Northeast PhD student looks to the future of public education

Thomas Edison made 1,000 unsuccessful attempts to invent the light bulb. When a reporter asked, “How does it feel to fail 1,000 times?” Edison replied, “I haven’t failed 1,000 times. The light bulb was an invention with 1,000 steps.

Kaci Salnick opens her documentary – aptly named ‘One Thousand Steps’ – with these words and spends the next 40 minutes unpacking how Highline Public Schools, a public school district in Washington state, has attempted its own innovations in education. public.

How can public schools innovate when faced with funding and resource challenges? What does innovation look like and how does it work with, not against, the existing public education system?

As a former Seattle Public High School teacher, Salnick asked herself these questions. Now she’s looking for answers — or at least an opportunity to spark a conversation — through her doctoral program on Northeastern’s Seattle campus. Ultimately, she hopes her work will help highlight the challenges facing public schools and how some people have found ways to innovate despite themselves.

In the case of Highline, the district created three specialty high schools that provide students with more options inside and outside of the classroom.

“I’ve become convinced that the more we allow schools to do this, the more schools will be allowed to do things like this,” Salnick says. “The more we show that ‘we didn’t have two nickels to rub together, but we found a way to do it’, it lifts us all up.”

After conducting interviews with educators from Washington state districts, Salnick chose Highline as his research focus, largely because “there is nothing at first glance that would particularly set them apart.”

The district serves approximately 17,500 K-12 students in five different cities slightly south of Seattle. About 40% of Highline students identify as Hispanic, and as Salnick puts it, the district doesn’t particularly have “deep pockets.” However, Highline has spent the better part of 20 years expanding its high school options beyond its four traditional, comprehensive high schools – Evergreen, Highline, Mount Rainier, and Tyee.

The district has created three high schools that, to varying degrees, provide more non-traditional high school experiences: Big Picture, Maritime, and Raisbeck Aviation.

Each school operates in a different “context,” Salnick says. Raisbeck Aviation is a more traditional secondary school that emphasizes STEM education, especially aviation. Meanwhile, Big Picture aims to personalize education based on each student’s interests. It is moving away from the typical 9 a.m. to 3 p.m. schedule with internships two days a week and has done away with grades and credits. Maritime falls somewhere between these two options. It has no letter grades — opting for a “mastery-based approach,” Salnick says — but approximates the traditional high school experience.

Each school accepts students based on a lottery system, like the rest of the high schools in the district.

How did Highline, a relatively normal public school district, create three more innovative high school offerings? Salnick says it wasn’t easy.

Finding someone, let alone someone in a position of power, willing to take a risk in a risk-averse field like public education is a huge hurdle for districts like Highline.

“I spoke with someone at the interview stage who tried to start a school like this in a district, and they thought they were close to doing it,” Salnick says. “They had meetings with this person and this person and every step of the way it was happening and then when it came time for someone to say yes, no one was ready to say yes. Nobody ever said no, but nobody was ready to say yes.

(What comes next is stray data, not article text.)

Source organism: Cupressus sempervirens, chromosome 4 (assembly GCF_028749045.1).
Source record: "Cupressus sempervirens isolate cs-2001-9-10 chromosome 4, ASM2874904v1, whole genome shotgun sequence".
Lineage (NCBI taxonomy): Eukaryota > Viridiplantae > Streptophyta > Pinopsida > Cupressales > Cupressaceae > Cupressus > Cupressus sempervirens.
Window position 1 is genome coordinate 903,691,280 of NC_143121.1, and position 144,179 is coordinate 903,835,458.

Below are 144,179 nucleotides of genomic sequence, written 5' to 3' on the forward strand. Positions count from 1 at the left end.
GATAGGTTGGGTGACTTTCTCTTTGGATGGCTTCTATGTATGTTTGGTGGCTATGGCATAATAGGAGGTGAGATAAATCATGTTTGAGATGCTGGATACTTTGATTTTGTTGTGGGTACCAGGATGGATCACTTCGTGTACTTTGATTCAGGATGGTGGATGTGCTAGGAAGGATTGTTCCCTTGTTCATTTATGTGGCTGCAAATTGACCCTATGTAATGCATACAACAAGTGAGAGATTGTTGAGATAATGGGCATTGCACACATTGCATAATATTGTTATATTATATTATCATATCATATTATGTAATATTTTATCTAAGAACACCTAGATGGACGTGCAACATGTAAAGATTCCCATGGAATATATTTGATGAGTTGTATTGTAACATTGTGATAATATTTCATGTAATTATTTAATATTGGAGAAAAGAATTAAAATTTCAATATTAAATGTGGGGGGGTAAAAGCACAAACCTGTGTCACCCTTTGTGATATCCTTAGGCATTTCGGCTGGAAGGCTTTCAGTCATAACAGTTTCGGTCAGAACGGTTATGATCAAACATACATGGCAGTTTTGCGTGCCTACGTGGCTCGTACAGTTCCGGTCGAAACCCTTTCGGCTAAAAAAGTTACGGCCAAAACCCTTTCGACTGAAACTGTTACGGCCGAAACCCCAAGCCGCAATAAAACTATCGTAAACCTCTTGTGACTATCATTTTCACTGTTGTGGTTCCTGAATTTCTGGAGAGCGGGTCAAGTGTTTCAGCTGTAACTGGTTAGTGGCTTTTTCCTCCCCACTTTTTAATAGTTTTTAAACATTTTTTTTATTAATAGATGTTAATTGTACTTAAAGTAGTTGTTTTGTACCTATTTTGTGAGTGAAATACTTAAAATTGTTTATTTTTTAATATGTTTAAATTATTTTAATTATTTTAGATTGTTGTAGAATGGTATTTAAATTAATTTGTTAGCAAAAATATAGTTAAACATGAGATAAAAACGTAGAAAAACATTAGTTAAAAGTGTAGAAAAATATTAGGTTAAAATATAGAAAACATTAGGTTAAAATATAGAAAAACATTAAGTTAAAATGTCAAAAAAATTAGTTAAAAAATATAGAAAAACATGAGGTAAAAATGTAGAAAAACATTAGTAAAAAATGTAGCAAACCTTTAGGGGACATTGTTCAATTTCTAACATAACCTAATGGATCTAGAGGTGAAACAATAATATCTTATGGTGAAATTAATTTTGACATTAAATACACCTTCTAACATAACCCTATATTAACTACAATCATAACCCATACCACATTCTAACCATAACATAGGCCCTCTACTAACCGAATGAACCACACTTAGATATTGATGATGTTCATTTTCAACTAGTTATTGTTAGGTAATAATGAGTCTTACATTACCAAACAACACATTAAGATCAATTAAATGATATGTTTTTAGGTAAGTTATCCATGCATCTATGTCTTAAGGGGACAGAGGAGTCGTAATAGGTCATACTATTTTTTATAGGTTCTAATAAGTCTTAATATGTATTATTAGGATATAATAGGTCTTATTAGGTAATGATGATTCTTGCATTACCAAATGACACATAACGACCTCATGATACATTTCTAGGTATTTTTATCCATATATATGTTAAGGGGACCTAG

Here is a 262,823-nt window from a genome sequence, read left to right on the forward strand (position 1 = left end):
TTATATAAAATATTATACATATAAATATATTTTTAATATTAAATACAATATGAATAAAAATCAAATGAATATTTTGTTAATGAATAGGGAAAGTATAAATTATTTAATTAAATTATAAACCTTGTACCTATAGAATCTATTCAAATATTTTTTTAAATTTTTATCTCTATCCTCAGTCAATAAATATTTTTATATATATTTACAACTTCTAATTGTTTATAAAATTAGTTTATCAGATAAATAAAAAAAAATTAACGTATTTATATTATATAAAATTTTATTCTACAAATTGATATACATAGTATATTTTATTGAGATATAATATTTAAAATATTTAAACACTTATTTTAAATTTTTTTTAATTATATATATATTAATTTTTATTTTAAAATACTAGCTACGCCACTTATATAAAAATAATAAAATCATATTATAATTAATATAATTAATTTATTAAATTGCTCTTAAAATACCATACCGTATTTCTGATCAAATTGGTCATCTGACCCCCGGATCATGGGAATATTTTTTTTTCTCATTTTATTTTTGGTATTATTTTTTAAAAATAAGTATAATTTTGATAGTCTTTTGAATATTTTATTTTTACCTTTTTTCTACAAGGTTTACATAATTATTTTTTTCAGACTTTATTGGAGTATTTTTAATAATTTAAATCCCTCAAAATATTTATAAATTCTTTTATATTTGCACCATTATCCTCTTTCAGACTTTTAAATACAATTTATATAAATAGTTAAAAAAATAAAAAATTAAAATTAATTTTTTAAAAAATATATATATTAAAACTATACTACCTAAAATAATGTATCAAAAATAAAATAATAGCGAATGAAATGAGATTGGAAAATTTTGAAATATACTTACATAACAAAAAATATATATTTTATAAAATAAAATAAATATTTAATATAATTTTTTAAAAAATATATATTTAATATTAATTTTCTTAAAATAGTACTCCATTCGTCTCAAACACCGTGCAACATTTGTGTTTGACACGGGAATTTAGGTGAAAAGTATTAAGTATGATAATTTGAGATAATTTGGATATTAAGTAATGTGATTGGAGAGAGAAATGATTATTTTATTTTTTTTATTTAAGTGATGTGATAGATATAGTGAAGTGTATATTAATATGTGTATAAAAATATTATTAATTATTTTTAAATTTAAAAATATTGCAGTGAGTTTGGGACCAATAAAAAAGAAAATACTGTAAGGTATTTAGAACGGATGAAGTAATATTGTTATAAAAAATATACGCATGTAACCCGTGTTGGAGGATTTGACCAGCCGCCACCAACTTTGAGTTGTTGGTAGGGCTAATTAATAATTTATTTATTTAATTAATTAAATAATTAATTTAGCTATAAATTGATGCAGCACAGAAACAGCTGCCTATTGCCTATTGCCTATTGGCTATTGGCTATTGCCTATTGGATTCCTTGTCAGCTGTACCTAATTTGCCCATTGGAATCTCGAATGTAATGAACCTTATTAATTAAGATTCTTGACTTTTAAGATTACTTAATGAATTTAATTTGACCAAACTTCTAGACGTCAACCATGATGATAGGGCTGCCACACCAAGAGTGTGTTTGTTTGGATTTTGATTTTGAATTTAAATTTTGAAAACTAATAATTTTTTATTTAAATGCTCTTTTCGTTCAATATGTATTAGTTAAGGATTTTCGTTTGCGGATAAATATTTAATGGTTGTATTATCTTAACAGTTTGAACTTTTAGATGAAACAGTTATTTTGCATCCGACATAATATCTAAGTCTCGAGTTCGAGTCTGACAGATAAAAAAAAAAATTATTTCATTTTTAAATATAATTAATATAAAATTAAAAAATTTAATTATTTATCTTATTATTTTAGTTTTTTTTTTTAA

To make a meaningful change, you have to have someone who is a “lightning rod,” she says. In Highline’s case, it was Reba Gilman, the founding director of Reisbeck Aviation. But in a field where burnout and turnover are high, consistency of vision isn’t always possible.

“[Gilman] spent years fundraising, talking to people, convincing the district it was a good idea, figuring out where they could have a building,” says Salnick.

In the case of schools like Big Picture and Maritime, Highline has also had to find creative ways to make non-level, non-credit schools work in a system that has testing standards and graduation requirements.

Salnick says Highline’s approach has helped increase student engagement and, therefore, retention in the district.

“When you see people leaving the district for other options, it’s registration and money and all kinds of stuff at the door,” Salnick says. “By opening up Highline to provide different options, I think they’ve kept more students in the district.”

There are certain elements of Highline’s approach that, as a former public school teacher, make Salnick slightly uneasy. Raisbeck Aviation and Maritime received private industry grants to get started. Salnick says she bristles at the idea of ​​a T Mobile high school, but understands Highline schools stopped receiving private grants after the initial start-up cost.

After graduating this spring, Salnick plans to return to the classroom. She says it’s tough for teachers right now, between a teacher shortage caused by an alarming rate of burnout and lawmakers trying to ban books and control how and what educators teach. But despite all that, his research gave him hope.

“I’d love to see these alternative designs replicated more once people see how it’s done,” Salnick says. “I think it’s easier to do something when you see how someone else has done it.”

Salnick encourages those watching the documentary to provide feedback that will inform his research and understanding of innovations in public schools.

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